It is possible to experimentally measure the density of Cooper pairs by microwave techniques. The resonant frequency shift resulting from a superconductor in a cavity is a measure of the inductance of the sample which is inversely proportional to the Cooper pair density.4 4. RESULTS 4.1 BCS Comparison For a pure material, the intrinsic coherence length is given by hVF t0 =


D.P. CIougherty and K.H. Johnson / Thermodynamic criticalfields

Combining terms shows that the thermodynamic critical field is proportional to A. This compares favorably with Schrieffer's expression 5

ACKNOWLEDGEMENTS The authors would like to thank IBM and Martin Marietta for supporting the research and NATO for a travel grant. One of us (DPC) would also like to thank Dr. M.E. Eberhart and the Center for Materials Science at Los Alamos National Lab for their hospitality during preparation of this paper.

H c = 2[nN(0)] 1/2 A 4.2 Molecular Orbital Theory of Superconductivity Within the context of a real space molecular orbital description of the superconducting state, two calculable parameters are introduced 1,2: the Coulomb screening length, d, and the dynamic Jahn-Teller coupling, 1~.The pair binding energy becomes a function of d and 1~.The half wavelength Z/2 is shown to be the Coulomb screening distance resulting from the orbital charges at the Fermi energy. The tables below summarize the result of the calculations using the molecular orbital parameters.

REFERENCES (1) K.H. Johnson and R.P. Messmer, Synth. Metals 5 (1983) 151. (2) K.H. Johnson et al., Molecular Orbital Basis for Superconductivity with Applications to High-Tc Materials, in: Novel Superconductivity (Plenum, 1987). K.H. Johnson et al., Quantum Chemistry and High Tc Superconductivity, this volume. (3) V.F. Weisskopf, Contemp. Phys. 22 (1981) 375. (4) M.Poirier, G. Quirion, K.R. Poeppelmeier, and J.P. Thiel, Phys. Rev. B 36 (1987) 3906. (5) J.R. Schrieffer, Theory of Superconductivity (Benjamin, 1964). (6) M.E. McHenry, private communication. (7) B.W. Roberts, J. Phys.Chem. Ref. Data 5 (1976), No. 3, 581. (8) S. Senoussi, M. Oussena, M. Ribault, G. Collin, Phys. Rev. B 36 (1987) 4003. (9) T.R. McGuire, T.R. Dinger, P.J.P. Freitas, W.J. Gallagher, T.S. Plaskett, R.L. Sandstrom, and T.M. Shaw, Phys. Rev B 36 (1987) 4032. (10) J.S. Moodera, R. Meservey, J.E. Tkaczyk, C.X. Hao, G.A. Gibson, and P.M. Tedrow, Phys. Rev. B (in print).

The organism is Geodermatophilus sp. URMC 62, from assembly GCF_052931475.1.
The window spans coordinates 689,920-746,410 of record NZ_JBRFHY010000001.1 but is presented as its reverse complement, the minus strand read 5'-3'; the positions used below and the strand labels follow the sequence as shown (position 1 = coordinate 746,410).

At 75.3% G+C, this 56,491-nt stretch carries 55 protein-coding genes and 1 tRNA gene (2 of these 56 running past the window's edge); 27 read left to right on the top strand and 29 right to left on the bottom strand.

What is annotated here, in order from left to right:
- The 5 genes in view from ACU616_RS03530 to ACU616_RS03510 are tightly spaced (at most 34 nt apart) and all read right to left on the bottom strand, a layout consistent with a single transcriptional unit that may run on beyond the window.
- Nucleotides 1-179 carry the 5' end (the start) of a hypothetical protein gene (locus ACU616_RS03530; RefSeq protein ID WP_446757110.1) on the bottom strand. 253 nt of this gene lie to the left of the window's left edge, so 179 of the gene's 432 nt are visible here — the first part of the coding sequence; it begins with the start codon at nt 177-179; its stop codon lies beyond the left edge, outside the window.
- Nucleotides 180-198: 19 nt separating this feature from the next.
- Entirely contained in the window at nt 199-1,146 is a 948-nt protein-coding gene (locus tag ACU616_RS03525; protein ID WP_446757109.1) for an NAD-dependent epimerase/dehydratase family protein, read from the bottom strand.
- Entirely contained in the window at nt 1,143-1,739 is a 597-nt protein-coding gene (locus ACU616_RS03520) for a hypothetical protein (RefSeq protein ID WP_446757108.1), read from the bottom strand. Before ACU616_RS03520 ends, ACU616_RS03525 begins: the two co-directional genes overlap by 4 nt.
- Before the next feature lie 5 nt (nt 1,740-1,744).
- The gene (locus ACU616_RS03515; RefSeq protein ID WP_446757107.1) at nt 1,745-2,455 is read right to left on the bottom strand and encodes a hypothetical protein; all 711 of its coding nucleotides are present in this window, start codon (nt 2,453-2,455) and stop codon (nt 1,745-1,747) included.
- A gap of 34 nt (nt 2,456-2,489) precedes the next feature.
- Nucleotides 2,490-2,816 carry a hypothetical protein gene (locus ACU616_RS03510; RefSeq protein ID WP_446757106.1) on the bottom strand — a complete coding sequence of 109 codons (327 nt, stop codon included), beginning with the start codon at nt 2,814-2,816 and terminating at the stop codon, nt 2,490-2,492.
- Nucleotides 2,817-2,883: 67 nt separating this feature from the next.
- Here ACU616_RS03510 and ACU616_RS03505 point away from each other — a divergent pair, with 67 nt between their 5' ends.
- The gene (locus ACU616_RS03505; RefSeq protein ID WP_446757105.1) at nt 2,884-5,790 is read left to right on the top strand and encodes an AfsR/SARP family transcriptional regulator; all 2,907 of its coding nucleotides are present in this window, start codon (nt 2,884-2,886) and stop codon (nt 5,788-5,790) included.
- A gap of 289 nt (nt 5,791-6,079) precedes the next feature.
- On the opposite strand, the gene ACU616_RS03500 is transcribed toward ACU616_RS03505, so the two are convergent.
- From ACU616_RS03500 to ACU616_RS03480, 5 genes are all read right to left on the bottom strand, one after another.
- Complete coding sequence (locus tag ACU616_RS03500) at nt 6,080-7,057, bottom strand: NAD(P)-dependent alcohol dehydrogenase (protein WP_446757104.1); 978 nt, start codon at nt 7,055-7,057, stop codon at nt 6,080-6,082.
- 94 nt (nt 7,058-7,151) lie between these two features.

5. CONCLUSIONS The breaking of superconducting order by magnetic fields can be thought of as being the result of kinetic energy transfer from the magnetic field to the paired conduction electrons at the surface of the superconductor. Within the context of the molecular orbital description of superconductivity, the thermodynamic critical field can be calculated efficiently. Since Hc is approximately the geometric mean of Hcl and Hc2, one can use the above equations to take experimentally measured values of Hcl and estimate Hc2. As evidenced by the tables below, this formalism has general applicability to all known superconductors.

Table of Hc for selected elemental superconductors Element AI Be Mo Os Re Ru Ta Ti Zr

d ([k) 1,6 1.7 0.92 1.4 2.0 2.5 2.0 2.0 2.1 2.3

1] 1,6 0.50 0.50 0.37 0.049 0.48 0.051 0.33 0.050 0.042

Tc (exp) 7 K 1.2 0.026 0.92 0.66 1.7 0.49 4.5 0.40 0.61

Tc (calc.) K 1.1 0.03 0.86 0.55 1.7 0.51 6.36 0.42 0.41

Hc (exp) 7 G 105 96 70 200 69 829 56 47

Hc (calc) G 144 6 135 72 200 66 828 54 50

Table of Hc for high Tc superconductors T]cpe 2 La2CuO4- doped YBa2Cu307

d (~) 2 2.7 3.9

1~ 2 0.25 - 0.30 0.14 - .25

Tc (exp) 2 K ~ 40 ~ 90

Tc (calc.) K 34 - 50 87 - 149

* Reference 8. ** Reference 9. t Reference 10. t t Reference 4.

Hc (calc) G 13500 - 16300 21400 - 27500

Hcl (exp) G ~650 *


Hc2 (exp) KG ~380 t? 600-2000 t